While the police shout murder and the good citizens howl for his arrest, Bradshaw begins to unearth clues that reveal several motives. But the real question is--was Oglethorpe the intended victim or did he die in a trap laid for the President? Was personal vengeance or public anarchy at the bottom of it?

Pajer has done a terrific job with this debut novel of what promises to be a wonderful historical mystery series. She's obviously done her research and expertly evokes the time and setting of early 20th Century Seattle. But the research is not overdone. She doesn't burden the reader with so much information that all you see is "It's a historical novel! Look it's 1901!" The setting is important, but only to support the story. And the characterization of Professor Bradshaw
is marvelous. He is a character with depth and I can't wait to see where the next novel takes us. Other characters can use some fleshing out--but I'm quite sure that Pajer will take care of that as the series develops. Over all, a wonderful beginning. I will definitely be on the lookout for more Bradshaw adventures. Four stars.

Saturday, February 4, 2012

The Hound of the Baskervilles: Review


Since I've been struggling with my reading (and as a by-product, my blogging) lately, I decided to go back to something tried and true--Sir Arthur Conan Doyle and The Hound of the Baskervilles. Sherlock Holmes never lets me down. Give me a good old Victorian mystery set on the moors of England and watch the reading doldrums fade away.

This is the classic story of Sir Henry Baskerville and legend of the giant hound that haunts his family. Is it really true that a spectral dog hunts down all the Baskerville men as retribution for Sir Hugo's dastardly deeds in the 18th Century. Sherlock Holmes is unwilling to believe it until he can rule out all possibility of human involvement, but recent events have Dr. Mortimer, a man of science, thinking it may true.

The tale really starts with Sir Charles Baskerville, Henry's uncle. Sir Charles had returned to Baskerville Hall only two years ago having made his fortune abroad. He settled down to the life of country squire and was spreading his wealth amongst the less-fortunate around him. There seemed to be reason for anyone to wish him harm. Then the rumors start flying that a giant hound has been seen and heard on the moor. Sir Charles, who has a weak heart, becomes anxious and dies one night near the moor--of "natural causes." Dr. Mortimer, the attending physician, is uneasy. There are no marks of violence on the body, but there is every reason to believe that Sir Charles was literally scared to death. He approaches Holmes with the legend of hound, the facts as he knows them of Sir Charles's death, and asks his advice about what to do with Sir Henry--the new baronet.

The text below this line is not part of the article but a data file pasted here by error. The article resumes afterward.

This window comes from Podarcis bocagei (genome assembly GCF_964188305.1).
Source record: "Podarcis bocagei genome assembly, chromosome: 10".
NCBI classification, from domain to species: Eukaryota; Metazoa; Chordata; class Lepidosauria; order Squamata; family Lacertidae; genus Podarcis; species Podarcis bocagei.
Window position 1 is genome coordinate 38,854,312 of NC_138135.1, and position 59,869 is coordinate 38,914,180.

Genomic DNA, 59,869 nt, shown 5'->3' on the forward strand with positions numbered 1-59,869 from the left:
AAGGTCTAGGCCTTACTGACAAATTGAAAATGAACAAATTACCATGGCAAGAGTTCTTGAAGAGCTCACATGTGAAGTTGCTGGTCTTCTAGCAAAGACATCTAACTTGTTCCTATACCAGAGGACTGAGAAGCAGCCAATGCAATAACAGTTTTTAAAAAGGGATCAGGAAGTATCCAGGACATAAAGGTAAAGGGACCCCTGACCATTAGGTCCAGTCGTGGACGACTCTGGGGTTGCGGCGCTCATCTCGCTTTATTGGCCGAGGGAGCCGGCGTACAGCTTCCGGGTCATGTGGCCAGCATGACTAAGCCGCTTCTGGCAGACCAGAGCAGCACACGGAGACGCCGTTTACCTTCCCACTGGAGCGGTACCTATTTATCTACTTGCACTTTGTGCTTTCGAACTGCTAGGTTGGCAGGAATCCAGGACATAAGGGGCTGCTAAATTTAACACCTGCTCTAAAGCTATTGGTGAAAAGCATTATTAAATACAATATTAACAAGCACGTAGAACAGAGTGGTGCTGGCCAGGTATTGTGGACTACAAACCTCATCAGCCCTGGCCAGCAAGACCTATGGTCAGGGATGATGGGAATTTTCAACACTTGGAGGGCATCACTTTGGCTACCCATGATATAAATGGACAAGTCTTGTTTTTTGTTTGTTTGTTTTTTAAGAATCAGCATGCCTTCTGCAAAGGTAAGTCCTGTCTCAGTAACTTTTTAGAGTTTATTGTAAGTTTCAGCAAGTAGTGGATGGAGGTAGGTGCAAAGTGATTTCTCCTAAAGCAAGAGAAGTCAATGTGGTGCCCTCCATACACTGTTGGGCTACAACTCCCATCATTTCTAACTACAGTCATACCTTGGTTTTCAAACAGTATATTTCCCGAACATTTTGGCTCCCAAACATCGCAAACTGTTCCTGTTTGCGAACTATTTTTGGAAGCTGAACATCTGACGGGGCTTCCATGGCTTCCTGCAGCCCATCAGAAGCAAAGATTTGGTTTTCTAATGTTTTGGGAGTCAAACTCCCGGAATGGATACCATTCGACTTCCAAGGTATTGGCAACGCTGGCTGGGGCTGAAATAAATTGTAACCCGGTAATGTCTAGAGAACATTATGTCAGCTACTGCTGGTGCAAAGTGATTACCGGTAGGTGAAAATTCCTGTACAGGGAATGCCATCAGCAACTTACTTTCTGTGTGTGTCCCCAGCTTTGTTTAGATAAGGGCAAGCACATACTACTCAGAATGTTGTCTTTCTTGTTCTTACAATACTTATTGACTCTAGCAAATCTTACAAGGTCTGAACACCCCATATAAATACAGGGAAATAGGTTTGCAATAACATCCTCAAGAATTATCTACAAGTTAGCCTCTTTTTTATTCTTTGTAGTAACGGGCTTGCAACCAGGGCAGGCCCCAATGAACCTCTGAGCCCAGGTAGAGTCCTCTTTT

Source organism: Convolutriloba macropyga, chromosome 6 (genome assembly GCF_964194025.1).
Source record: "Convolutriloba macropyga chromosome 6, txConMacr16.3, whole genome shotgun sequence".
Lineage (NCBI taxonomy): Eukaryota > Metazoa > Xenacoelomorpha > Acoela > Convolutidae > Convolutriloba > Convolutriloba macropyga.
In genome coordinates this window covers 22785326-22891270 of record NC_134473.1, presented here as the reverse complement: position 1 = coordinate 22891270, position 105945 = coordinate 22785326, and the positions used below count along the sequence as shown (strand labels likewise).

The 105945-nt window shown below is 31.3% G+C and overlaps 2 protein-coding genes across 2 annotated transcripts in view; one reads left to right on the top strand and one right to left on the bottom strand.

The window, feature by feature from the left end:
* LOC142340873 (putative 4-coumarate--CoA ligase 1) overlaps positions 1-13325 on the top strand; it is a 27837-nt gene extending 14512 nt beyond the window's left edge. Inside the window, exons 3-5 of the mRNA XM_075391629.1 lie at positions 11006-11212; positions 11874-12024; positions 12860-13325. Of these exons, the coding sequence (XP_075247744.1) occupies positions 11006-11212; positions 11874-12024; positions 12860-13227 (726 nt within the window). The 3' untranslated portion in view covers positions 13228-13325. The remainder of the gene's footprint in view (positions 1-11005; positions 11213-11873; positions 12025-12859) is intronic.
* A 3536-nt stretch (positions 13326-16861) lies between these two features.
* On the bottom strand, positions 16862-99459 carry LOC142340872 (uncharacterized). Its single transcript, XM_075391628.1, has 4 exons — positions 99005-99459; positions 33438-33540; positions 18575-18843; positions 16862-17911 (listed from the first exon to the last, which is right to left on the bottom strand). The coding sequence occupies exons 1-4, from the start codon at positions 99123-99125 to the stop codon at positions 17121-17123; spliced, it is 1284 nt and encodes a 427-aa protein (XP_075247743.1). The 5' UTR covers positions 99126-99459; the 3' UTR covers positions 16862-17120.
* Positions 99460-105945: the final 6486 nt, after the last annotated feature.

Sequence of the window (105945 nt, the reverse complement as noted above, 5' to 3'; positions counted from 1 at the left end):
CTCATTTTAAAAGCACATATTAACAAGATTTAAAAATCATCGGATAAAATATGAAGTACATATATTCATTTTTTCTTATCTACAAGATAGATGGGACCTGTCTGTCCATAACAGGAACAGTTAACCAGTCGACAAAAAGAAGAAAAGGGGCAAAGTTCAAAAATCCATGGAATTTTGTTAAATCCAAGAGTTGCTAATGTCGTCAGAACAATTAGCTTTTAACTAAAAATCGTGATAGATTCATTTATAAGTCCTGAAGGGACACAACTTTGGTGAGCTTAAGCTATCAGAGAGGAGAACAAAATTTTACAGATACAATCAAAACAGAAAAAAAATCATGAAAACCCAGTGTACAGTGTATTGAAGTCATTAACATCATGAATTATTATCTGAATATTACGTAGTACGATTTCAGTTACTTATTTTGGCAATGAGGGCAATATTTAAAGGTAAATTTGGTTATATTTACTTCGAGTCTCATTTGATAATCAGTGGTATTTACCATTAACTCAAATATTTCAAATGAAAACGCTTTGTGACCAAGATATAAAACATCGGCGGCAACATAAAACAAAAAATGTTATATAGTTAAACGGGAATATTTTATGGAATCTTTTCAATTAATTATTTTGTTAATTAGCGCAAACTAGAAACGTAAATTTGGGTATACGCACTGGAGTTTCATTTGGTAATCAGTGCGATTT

Holmes is quite sure that there is, indeed, evil abroad and sends Watson to Baskerville Hall to guard the new baronet and send reports about all that happens and all who are interested in Sir Charles. Watson gathers clues while Holmes works mysteriously in the background until the story reaches a climax on the foggy, lonely moor. A night when Sir Henry, Holmes and Watson will see the Hound of the Baskervilles for themselves....

It was nice to breeze through a book again--and not just because I've read it before. But because Doyle writes so darn well. There are plenty of Victorian-era descriptions, but not so much that the reader gets bogged down. And there's plenty of action to keep the story moving--with mysterious strangers following Sir Henry through London, the mystery of the disappearing boots, the escaped criminal out on the moors, the tall man who watches from the craggy heights, and what in the world is Barrymore, the Baskerville butler, up to at night? Great fun! And reading Holmes was like coming home. Five stars.

Quotes:

It may be that you are not yourself luminous, but that you are a conductor of light. Some people without possessing genius have a remarkable power of stimulating it. (p. 8)

The world is full of obvious things which nobody by any chance ever observes. (p. 31)

The devil’s agents may be of flesh and blood, may they not? (p. 32)

The setting is a worthy one, if the devil did desire to have a hand in the affairs of men. (p. 32)

There's a light in a woman's eyes that speaks louder than words. (p. 94)

Evil indeed is the man who has not one woman to mourn him. (p. 143)